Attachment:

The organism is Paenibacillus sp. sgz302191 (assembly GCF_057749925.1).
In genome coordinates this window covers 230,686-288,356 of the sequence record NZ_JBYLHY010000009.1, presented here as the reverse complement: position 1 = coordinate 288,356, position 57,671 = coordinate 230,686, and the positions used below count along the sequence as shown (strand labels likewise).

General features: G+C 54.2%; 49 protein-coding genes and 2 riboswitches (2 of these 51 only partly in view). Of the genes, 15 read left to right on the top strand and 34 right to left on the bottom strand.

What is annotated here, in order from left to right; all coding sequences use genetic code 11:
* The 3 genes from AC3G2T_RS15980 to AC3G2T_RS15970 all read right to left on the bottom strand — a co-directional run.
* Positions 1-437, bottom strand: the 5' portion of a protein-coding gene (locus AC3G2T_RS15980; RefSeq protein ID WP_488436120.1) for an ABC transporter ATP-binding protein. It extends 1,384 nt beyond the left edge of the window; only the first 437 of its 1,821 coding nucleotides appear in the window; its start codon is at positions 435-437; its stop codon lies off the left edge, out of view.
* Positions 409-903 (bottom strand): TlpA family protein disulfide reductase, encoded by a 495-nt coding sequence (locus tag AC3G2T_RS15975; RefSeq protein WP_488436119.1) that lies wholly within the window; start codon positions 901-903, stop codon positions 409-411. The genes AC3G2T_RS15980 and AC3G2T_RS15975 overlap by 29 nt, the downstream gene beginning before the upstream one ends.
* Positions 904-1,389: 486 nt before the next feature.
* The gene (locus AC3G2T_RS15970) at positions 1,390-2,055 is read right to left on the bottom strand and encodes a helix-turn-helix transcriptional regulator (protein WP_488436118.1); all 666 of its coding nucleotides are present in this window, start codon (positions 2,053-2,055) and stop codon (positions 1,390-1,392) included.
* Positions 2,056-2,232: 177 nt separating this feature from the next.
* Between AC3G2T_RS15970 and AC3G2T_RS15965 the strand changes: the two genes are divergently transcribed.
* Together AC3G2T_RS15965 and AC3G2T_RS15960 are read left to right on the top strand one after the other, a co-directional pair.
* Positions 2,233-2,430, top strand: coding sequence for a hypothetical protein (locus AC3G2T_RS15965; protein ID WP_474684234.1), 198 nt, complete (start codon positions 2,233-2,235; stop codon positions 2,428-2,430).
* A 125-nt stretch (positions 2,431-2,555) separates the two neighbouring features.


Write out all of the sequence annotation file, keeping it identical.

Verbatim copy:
The organism is Paenibacillus sp. sgz302191 (assembly GCF_057749925.1).
In genome coordinates this window covers 230,686-288,356 of the sequence record NZ_JBYLHY010000009.1, presented here as the reverse complement: position 1 = coordinate 288,356, position 57,671 = coordinate 230,686, and the positions used below count along the sequence as shown (strand labels likewise).

General features: G+C 54.2%; 49 protein-coding genes and 2 riboswitches (2 of these 51 only partly in view). Of the genes, 15 read left to right on the top strand and 34 right to left on the bottom strand.

What is annotated here, in order from left to right; all coding sequences use genetic code 11:
* The 3 genes from AC3G2T_RS15980 to AC3G2T_RS15970 all read right to left on the bottom strand — a co-directional run.
* Positions 1-437, bottom strand: the 5' portion of a protein-coding gene (locus AC3G2T_RS15980; RefSeq protein ID WP_488436120.1) for an ABC transporter ATP-binding protein. It extends 1,384 nt beyond the left edge of the window; only the first 437 of its 1,821 coding nucleotides appear in the window; its start codon is at positions 435-437; its stop codon lies off the left edge, out of view.
* Positions 409-903 (bottom strand): TlpA family protein disulfide reductase, encoded by a 495-nt coding sequence (locus tag AC3G2T_RS15975; RefSeq protein WP_488436119.1) that lies wholly within the window; start codon positions 901-903, stop codon positions 409-411. The genes AC3G2T_RS15980 and AC3G2T_RS15975 overlap by 29 nt, the downstream gene beginning before the upstream one ends.
* Positions 904-1,389: 486 nt before the next feature.
* The gene (locus AC3G2T_RS15970) at positions 1,390-2,055 is read right to left on the bottom strand and encodes a helix-turn-helix transcriptional regulator (protein WP_488436118.1); all 666 of its coding nucleotides are present in this window, start codon (positions 2,053-2,055) and stop codon (positions 1,390-1,392) included.
* Positions 2,056-2,232: 177 nt separating this feature from the next.
* Between AC3G2T_RS15970 and AC3G2T_RS15965 the strand changes: the two genes are divergently transcribed.
* Together AC3G2T_RS15965 and AC3G2T_RS15960 are read left to right on the top strand one after the other, a co-directional pair.
* Positions 2,233-2,430, top strand: coding sequence for a hypothetical protein (locus AC3G2T_RS15965; protein ID WP_474684234.1), 198 nt, complete (start codon positions 2,233-2,235; stop codon positions 2,428-2,430).
* A 125-nt stretch (positions 2,431-2,555) separates the two neighbouring features.